Daily Archives: July 14, 2009

iPhone – the saviour of journalism

Inspired by the thoughts of blogger Soilman, my post on Why journalism may become software development struck a chord with a few readers.

I’m now pleased to say it seems to be coming true (though not because of me, you understand).

Media Industry Newsletter web site Min Online suggests 5 online content models worth watching – among them one that seems to work precisely because it tries to hide the fact that it’s an online magazine.  

One of the smartest things People did with its $1.99 iPhone app is not to call it a mobile magazine. 

But the Min site argues that’s exactly what it is – though “the ‘Tracker’ label gives it the patina of utility”.

Whether people will be prepared to pay hard cash for just a “patina” of utility once the shiny, shiny iPhone buzz wears off is another matter. But this clearly points the way forward for content if you want people to shell out for it. 

Maybe the key thing is to focus on making it really useful. (It also doesn’t hurt that the platform has a captive audience and proprietary barriers to entry…)

[HT: Bristol Editor]

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Why paid journalism is in trouble

As a coda to my post on why journalists can’t afford to be purist about their trade anymore, Eat Sleep Publish sums up exactly why the paid journalism model is in such trouble.

Former P-I staffer Curt Milton runs theEastlake Ave blog. He keeps a part time job, makes tons of local connections, writes his posts, edits them, and shoots and edits and uploads video and pictures.

It’s simple economics. When one-person publishing costs virtually nothing and can achieve much of what the news dinosaurs can, it’s much harder to make the economics of journalism add up.

And don’t start on how a one-person, part-time neighbourhood blog just can’t offer what a professionally staffed newsroom can. At the local level that simply isn’t true any more. And even nationally, the quality of journalistic output can be pretty ropey.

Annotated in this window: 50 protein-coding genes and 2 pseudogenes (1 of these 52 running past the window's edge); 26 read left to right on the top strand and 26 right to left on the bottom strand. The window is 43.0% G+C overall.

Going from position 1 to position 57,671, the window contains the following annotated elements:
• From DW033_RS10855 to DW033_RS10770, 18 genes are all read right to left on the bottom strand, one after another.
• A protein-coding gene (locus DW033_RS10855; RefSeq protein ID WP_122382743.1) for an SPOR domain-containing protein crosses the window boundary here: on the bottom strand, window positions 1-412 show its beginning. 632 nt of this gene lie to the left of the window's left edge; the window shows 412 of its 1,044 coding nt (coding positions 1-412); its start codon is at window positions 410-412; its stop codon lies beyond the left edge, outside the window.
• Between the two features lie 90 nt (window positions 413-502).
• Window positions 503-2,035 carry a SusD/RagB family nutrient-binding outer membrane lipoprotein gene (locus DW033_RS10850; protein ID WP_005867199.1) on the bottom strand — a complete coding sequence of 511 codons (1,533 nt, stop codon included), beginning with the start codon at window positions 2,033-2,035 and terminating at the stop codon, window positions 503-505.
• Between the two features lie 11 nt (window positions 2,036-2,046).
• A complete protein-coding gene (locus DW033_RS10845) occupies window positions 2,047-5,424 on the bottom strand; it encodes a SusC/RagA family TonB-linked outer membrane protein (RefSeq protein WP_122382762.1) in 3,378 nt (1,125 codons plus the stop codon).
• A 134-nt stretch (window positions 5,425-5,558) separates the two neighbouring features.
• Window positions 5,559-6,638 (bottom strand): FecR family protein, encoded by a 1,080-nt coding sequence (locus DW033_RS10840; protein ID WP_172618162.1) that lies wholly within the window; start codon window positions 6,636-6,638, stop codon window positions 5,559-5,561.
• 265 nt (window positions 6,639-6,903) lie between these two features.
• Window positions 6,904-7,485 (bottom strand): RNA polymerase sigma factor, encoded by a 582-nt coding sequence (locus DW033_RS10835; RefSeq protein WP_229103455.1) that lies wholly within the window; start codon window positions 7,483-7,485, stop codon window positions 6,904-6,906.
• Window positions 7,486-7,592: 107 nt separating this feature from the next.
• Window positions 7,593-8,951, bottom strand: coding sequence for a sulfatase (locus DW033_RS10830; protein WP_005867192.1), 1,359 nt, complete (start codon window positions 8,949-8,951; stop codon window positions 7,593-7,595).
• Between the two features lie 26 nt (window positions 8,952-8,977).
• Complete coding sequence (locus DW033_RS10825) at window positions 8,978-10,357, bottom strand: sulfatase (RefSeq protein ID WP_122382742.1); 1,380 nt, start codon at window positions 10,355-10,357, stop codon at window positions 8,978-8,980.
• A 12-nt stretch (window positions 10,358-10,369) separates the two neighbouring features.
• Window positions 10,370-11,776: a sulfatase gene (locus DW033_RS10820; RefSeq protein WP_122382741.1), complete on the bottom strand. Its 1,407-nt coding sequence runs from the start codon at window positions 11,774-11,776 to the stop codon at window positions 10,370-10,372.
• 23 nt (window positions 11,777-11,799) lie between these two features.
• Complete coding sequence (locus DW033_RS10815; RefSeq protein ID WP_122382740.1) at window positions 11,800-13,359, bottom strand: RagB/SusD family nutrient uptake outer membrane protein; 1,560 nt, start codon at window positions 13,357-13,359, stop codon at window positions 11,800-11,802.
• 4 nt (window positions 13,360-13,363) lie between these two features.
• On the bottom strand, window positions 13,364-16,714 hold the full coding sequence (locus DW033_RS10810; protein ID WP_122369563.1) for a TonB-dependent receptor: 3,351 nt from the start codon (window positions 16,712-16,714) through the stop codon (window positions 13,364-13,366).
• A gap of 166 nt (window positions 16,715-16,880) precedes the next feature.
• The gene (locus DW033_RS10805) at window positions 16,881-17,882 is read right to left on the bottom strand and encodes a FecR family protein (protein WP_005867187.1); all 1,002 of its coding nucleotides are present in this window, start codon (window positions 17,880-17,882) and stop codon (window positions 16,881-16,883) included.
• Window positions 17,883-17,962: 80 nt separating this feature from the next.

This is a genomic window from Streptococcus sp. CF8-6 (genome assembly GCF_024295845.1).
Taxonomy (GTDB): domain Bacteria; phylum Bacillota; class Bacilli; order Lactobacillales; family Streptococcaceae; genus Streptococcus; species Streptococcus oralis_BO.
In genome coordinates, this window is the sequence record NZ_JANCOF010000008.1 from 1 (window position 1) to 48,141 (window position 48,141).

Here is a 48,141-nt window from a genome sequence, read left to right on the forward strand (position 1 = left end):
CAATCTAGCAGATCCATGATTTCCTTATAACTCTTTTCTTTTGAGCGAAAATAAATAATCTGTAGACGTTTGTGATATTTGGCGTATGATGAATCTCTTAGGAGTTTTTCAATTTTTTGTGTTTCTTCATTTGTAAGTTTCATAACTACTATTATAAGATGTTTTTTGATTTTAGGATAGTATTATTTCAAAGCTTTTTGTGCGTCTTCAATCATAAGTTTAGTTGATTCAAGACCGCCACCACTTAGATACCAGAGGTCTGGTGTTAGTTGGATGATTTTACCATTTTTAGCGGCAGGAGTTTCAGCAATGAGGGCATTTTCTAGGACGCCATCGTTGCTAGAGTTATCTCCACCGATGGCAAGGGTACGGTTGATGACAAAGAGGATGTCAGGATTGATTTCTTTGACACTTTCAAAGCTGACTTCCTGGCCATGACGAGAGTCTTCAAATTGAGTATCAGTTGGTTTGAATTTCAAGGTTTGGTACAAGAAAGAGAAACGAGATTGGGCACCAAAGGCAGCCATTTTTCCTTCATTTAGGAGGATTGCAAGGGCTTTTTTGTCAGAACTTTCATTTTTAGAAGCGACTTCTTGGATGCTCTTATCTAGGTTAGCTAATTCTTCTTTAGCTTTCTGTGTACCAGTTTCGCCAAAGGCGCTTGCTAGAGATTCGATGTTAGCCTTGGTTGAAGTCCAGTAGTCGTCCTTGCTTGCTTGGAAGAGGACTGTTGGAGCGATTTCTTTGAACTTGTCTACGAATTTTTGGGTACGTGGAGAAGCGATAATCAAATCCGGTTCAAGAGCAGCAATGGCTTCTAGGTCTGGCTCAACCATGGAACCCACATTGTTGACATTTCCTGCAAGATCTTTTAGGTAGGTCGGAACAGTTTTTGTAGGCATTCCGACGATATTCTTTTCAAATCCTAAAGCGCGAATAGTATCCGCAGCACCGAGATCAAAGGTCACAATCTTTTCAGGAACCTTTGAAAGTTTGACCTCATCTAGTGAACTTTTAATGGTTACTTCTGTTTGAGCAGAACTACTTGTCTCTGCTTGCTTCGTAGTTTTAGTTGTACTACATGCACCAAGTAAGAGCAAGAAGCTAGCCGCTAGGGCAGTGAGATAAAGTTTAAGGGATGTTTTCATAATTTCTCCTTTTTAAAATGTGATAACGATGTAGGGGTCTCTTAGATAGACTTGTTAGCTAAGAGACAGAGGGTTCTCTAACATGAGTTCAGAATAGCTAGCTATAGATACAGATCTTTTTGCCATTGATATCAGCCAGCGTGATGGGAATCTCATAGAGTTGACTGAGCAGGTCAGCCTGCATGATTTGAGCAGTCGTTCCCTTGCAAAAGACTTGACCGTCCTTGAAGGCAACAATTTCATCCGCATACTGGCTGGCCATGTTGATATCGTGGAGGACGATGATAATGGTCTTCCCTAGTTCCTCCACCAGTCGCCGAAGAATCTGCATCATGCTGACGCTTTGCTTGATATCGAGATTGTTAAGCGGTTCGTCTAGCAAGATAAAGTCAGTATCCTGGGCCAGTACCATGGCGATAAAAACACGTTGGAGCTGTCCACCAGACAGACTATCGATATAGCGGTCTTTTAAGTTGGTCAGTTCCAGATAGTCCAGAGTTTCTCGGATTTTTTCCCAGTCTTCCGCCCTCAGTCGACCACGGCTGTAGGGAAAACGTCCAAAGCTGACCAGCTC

Crucially, when you’re at the level of the hyper-local, I suspect a local neighbourhood blog actually does a much better job of reporting than a local paper.

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Journalists can’t afford to be purist about their trade anymore

There’s a nice rant over at Fleet Street Blues decrying the media’s current seeming obsession with the delivery of media content over its practice.

The best thing about journalism isn’t blogging, or Twittering, or finding innovative multimeeja ways to tell a story, or even asking someone difficult questions Paxman-style. It’s about finding something out that no one knows, and telling people. Simple as that.

When it comes to learning your trade, they say, don’t get sidetracked with all that web technology malarkey:

If you want to be a specialist, don’t learn Dreamweaver or podcasting or how to put together Google map. Be a police reporter or an education reporter or a health reporter, and learn your field. 

My comment on the post hasn’t been approved yet (what – don’t they trust me?). But essentially, while I admire the sentiments, I think there are some fundamental problems with it. 

The post actually recognises some of them. At the end it says: 

If you want to be a journalist, then forget payment models, multimedia development and how to drive traffic. That’s not your job. Your job is to be a damn fine reporter and let the chips fall as they may. If they – the editors, publishers and readers – can’t figure out a way to pay for us, then so be it. They’ll miss us.

It’s that tiny detail – finding someone to actually pay for this stuff – that is at the crux of this whole “where is journalism going” debate. And, of course, if you’re one of the thousands of journalism graduates being spewed out of the higher education system every year, that’s not much comfort when you can’t find a job. 

I look on all that multimeeja nonsense as basically a tool. It’s a bit like saying if you want to be a specialist, don’t learn to type, or don’t learn to use InDesign. 

The tools of the trade are changing – and we need to keep up. The problem we face at the moment is that the tools of the trade are changing really fast. And the trade itself is also changing really fast, thanks to the double whammy of recession and technology change. 

That’s why I think the idea of the old-style investigative reporter, armed with just a notebook and the knowledge of his or her beat, is now a bit of a luxury. In order to be anything resembling a journalist, you’ll probably have to be able to set up and maintain a web site, know how to drive traffic and have some idea of payment models as well as being a damn fine reporter.

Hey, I never said it would be easy. But I don’t think there’ll be a choice for a lot of us…

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